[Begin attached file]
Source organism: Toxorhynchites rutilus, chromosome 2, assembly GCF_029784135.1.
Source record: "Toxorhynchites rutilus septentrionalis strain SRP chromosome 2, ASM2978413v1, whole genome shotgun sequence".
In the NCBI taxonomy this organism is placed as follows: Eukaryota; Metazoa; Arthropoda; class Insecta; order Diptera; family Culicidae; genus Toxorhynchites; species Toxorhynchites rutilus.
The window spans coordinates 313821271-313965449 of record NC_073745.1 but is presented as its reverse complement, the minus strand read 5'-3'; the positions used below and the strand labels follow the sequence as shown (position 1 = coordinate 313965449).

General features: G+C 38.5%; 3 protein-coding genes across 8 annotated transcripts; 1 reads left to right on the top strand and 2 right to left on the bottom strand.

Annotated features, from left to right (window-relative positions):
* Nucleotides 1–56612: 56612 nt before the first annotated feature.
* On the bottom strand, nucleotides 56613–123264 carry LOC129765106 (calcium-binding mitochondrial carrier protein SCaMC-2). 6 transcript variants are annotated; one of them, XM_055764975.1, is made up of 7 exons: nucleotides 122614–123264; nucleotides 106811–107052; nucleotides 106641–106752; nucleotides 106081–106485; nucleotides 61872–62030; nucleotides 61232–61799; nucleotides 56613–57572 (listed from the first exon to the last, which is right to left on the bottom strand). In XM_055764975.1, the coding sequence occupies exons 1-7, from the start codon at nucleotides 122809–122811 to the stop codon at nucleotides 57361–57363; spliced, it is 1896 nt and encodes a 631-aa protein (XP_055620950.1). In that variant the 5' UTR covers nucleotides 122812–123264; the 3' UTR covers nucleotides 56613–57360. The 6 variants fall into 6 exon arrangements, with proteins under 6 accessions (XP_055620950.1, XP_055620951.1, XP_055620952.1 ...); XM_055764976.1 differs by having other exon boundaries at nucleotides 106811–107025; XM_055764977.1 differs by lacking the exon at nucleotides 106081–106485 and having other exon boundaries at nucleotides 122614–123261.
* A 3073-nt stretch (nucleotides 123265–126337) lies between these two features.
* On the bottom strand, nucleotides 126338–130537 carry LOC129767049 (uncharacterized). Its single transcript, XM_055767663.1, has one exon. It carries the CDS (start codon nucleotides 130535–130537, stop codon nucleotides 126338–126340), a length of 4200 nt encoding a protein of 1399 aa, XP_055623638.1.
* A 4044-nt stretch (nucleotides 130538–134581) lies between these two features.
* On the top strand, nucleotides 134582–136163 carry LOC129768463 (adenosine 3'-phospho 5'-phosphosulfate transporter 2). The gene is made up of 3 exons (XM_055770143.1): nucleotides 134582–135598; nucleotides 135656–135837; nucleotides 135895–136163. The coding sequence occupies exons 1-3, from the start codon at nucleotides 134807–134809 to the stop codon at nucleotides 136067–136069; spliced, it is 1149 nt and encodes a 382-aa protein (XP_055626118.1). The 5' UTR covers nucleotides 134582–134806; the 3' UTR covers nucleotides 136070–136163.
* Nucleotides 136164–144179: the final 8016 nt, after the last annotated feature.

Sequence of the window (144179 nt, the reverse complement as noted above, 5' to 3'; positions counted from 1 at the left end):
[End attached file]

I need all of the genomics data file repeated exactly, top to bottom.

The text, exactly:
Source organism: Toxorhynchites rutilus, chromosome 2, assembly GCF_029784135.1.
Source record: "Toxorhynchites rutilus septentrionalis strain SRP chromosome 2, ASM2978413v1, whole genome shotgun sequence".
In the NCBI taxonomy this organism is placed as follows: Eukaryota; Metazoa; Arthropoda; class Insecta; order Diptera; family Culicidae; genus Toxorhynchites; species Toxorhynchites rutilus.
The window spans coordinates 313821271-313965449 of record NC_073745.1 but is presented as its reverse complement, the minus strand read 5'-3'; the positions used below and the strand labels follow the sequence as shown (position 1 = coordinate 313965449).

General features: G+C 38.5%; 3 protein-coding genes across 8 annotated transcripts; 1 reads left to right on the top strand and 2 right to left on the bottom strand.

Annotated features, from left to right (window-relative positions):
* Nucleotides 1–56612: 56612 nt before the first annotated feature.
* On the bottom strand, nucleotides 56613–123264 carry LOC129765106 (calcium-binding mitochondrial carrier protein SCaMC-2). 6 transcript variants are annotated; one of them, XM_055764975.1, is made up of 7 exons: nucleotides 122614–123264; nucleotides 106811–107052; nucleotides 106641–106752; nucleotides 106081–106485; nucleotides 61872–62030; nucleotides 61232–61799; nucleotides 56613–57572 (listed from the first exon to the last, which is right to left on the bottom strand). In XM_055764975.1, the coding sequence occupies exons 1-7, from the start codon at nucleotides 122809–122811 to the stop codon at nucleotides 57361–57363; spliced, it is 1896 nt and encodes a 631-aa protein (XP_055620950.1). In that variant the 5' UTR covers nucleotides 122812–123264; the 3' UTR covers nucleotides 56613–57360. The 6 variants fall into 6 exon arrangements, with proteins under 6 accessions (XP_055620950.1, XP_055620951.1, XP_055620952.1 ...); XM_055764976.1 differs by having other exon boundaries at nucleotides 106811–107025; XM_055764977.1 differs by lacking the exon at nucleotides 106081–106485 and having other exon boundaries at nucleotides 122614–123261.
* A 3073-nt stretch (nucleotides 123265–126337) lies between these two features.
* On the bottom strand, nucleotides 126338–130537 carry LOC129767049 (uncharacterized). Its single transcript, XM_055767663.1, has one exon. It carries the CDS (start codon nucleotides 130535–130537, stop codon nucleotides 126338–126340), a length of 4200 nt encoding a protein of 1399 aa, XP_055623638.1.
* A 4044-nt stretch (nucleotides 130538–134581) lies between these two features.
* On the top strand, nucleotides 134582–136163 carry LOC129768463 (adenosine 3'-phospho 5'-phosphosulfate transporter 2). The gene is made up of 3 exons (XM_055770143.1): nucleotides 134582–135598; nucleotides 135656–135837; nucleotides 135895–136163. The coding sequence occupies exons 1-3, from the start codon at nucleotides 134807–134809 to the stop codon at nucleotides 136067–136069; spliced, it is 1149 nt and encodes a 382-aa protein (XP_055626118.1). The 5' UTR covers nucleotides 134582–134806; the 3' UTR covers nucleotides 136070–136163.
* Nucleotides 136164–144179: the final 8016 nt, after the last annotated feature.

Sequence of the window (144179 nt, the reverse complement as noted above, 5' to 3'; positions counted from 1 at the left end):